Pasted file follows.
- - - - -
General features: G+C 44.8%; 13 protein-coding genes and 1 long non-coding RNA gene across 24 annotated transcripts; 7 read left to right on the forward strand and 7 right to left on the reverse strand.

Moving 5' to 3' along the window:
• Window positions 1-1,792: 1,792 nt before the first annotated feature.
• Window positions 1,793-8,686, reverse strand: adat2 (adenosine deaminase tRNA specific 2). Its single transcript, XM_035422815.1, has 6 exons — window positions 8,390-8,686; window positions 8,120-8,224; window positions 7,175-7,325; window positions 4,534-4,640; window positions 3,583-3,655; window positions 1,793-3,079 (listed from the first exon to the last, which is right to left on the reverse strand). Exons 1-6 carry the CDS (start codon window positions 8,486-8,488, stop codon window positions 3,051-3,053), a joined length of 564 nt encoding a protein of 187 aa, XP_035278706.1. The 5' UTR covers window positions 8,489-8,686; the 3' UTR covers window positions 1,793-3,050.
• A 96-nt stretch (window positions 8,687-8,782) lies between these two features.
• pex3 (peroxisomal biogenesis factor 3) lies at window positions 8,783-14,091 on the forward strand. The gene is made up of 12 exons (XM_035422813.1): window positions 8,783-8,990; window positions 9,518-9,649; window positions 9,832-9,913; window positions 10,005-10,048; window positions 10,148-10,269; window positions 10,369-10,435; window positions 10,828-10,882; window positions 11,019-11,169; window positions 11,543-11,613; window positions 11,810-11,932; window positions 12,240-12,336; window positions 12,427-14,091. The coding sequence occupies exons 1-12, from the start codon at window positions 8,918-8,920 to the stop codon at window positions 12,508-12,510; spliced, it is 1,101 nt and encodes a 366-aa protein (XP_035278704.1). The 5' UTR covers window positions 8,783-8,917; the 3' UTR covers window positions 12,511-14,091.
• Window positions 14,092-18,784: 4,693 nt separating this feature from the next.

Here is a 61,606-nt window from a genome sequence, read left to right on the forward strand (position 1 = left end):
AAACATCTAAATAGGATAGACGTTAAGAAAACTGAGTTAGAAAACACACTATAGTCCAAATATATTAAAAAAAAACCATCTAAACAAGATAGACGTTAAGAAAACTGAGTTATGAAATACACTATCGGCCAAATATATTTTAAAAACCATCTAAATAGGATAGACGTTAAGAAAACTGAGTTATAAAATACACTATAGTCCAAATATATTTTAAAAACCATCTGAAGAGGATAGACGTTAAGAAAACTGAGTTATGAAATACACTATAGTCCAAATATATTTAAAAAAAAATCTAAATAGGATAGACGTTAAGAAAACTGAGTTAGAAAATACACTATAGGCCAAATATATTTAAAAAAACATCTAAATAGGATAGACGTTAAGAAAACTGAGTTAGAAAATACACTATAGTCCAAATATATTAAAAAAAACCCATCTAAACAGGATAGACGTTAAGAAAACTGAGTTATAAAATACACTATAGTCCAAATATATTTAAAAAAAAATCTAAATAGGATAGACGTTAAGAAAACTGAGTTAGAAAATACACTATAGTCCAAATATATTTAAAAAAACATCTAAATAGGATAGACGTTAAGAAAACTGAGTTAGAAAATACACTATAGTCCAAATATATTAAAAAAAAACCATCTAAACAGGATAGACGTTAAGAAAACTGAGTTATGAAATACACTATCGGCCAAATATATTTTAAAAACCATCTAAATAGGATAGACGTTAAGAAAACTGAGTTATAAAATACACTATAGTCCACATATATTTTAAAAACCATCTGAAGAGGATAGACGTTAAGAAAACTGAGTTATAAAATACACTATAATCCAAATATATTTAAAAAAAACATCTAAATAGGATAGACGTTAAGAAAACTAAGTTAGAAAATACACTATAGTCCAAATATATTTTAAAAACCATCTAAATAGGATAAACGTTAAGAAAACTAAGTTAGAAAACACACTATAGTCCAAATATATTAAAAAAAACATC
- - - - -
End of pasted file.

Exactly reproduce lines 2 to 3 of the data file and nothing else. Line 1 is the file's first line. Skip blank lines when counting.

Moving 5' to 3' along the window:
• Window positions 1-1,792: 1,792 nt before the first annotated feature.